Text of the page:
(8/9) “There were twelve people in my family before the…


(8/9) “There were twelve people in my family before the genocide.  I’m the only one who survived.  We recovered eight of the bodies.  And we buried the bones we were able to find.  I didn’t trust anyone after the genocide.  Even when I was rescued by the Rwandan Patriotic Front, I wouldn’t take the food I was given.  I thought it might be poisoned.  So I’d eat raw food from the fields.  I was losing so much weight but I didn’t care.  People looked at me like I was a statue.  They assumed my emotions were frozen.  They knew my family was dead, and didn’t want to ask me questions.  So I held it all in for decades.  Who could I talk to anyway?  In a nation of one million victims, how do I begin to tell my story?  There’s been too much tragedy for everyone.  Some people lost their arms and legs.  Other people were raped and given HIV.  What makes my story worth telling?  Who am I?  Why should I ask for sympathy?  And who would I even ask?  So I never asked anyone.  I’ve never asked anyone for a thing.  I don’t want anyone to take care of me.  I don’t want people to celebrate my birthday.  Or cook for me.  Or tell me sweet words.  I’m fine with giving love.  But I can’t accept it.  Because I don’t want anything that can ever be taken away.”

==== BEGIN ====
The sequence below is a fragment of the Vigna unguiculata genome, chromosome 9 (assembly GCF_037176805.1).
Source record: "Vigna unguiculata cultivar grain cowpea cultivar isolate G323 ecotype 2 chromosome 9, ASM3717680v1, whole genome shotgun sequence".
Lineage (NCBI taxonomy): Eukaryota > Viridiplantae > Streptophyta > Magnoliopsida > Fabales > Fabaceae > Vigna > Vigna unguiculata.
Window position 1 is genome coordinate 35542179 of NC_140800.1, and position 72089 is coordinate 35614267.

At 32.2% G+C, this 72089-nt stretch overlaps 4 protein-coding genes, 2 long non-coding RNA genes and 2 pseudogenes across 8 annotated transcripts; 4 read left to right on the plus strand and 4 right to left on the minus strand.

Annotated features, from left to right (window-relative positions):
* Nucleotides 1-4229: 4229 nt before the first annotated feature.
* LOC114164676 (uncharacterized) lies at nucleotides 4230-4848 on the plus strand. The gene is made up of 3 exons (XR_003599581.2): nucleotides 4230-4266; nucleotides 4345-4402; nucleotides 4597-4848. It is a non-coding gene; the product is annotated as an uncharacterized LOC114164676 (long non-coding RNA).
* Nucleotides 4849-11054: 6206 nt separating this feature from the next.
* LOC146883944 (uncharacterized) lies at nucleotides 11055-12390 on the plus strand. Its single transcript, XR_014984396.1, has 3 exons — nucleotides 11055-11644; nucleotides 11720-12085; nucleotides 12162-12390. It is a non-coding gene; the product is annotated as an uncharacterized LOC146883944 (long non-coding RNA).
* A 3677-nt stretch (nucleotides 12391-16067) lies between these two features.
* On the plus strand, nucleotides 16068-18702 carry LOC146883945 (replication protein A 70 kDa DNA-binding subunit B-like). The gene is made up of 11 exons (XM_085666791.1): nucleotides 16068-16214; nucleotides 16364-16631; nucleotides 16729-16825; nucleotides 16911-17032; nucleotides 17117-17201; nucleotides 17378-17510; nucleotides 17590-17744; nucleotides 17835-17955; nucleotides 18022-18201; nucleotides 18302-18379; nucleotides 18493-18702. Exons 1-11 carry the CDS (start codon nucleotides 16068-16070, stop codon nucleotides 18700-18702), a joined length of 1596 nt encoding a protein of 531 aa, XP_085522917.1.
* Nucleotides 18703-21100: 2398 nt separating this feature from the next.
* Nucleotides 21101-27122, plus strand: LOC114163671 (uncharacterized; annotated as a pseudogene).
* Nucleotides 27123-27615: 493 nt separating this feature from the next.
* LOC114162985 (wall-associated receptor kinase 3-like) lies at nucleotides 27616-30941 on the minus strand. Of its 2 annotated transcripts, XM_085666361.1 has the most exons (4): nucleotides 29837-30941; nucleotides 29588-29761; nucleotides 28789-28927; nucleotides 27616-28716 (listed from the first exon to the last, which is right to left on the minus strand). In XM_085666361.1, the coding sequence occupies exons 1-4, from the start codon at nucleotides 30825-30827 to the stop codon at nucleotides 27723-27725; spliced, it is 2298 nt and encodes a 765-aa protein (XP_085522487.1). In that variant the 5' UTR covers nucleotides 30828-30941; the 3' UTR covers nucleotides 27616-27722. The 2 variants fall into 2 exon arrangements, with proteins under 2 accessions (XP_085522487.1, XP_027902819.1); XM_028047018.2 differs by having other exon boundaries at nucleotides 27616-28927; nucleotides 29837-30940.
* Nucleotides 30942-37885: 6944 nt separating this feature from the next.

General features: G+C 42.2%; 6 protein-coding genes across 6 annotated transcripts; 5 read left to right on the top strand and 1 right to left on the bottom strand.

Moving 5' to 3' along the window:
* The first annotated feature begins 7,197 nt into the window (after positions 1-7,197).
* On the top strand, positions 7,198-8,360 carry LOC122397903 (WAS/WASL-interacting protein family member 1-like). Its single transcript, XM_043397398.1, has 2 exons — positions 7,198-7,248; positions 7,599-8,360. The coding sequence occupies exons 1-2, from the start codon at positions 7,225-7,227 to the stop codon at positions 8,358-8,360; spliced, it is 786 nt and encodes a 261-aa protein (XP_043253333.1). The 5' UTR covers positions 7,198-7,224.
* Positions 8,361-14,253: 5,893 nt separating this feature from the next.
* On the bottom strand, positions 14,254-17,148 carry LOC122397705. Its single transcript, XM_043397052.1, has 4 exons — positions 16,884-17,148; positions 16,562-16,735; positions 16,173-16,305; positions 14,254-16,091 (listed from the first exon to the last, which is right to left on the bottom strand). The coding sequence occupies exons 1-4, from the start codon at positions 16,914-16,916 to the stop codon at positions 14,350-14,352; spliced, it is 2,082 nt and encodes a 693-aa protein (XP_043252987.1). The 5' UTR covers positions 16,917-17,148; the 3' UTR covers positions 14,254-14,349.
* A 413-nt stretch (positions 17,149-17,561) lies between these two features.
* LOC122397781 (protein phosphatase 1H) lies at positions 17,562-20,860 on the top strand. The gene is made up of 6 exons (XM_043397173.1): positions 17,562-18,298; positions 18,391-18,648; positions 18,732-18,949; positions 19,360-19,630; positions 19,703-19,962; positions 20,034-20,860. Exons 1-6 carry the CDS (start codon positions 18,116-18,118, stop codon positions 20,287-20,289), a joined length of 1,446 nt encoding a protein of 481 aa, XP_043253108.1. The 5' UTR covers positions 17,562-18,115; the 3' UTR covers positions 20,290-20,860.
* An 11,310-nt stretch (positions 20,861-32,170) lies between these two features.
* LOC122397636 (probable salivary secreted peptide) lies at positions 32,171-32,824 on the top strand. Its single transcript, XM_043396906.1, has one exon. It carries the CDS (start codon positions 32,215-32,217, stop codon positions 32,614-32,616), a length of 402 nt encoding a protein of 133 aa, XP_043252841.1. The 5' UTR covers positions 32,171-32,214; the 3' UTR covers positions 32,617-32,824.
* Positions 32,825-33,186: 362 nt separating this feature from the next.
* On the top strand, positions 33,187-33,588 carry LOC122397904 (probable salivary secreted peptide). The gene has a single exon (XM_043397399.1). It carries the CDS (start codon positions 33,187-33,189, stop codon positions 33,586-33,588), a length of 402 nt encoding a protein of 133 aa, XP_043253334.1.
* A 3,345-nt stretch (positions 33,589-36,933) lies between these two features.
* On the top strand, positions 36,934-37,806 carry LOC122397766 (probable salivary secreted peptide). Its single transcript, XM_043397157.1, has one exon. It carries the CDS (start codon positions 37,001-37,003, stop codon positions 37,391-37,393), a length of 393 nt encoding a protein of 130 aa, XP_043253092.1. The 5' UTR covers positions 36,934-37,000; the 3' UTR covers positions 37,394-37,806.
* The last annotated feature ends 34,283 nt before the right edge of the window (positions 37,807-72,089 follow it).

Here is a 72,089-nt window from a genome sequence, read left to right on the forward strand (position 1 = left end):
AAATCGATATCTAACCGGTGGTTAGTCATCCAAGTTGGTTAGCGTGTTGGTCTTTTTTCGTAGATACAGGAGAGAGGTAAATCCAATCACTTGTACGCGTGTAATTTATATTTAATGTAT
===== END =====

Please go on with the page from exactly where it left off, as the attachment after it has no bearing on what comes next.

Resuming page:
(Butare, Rwanda)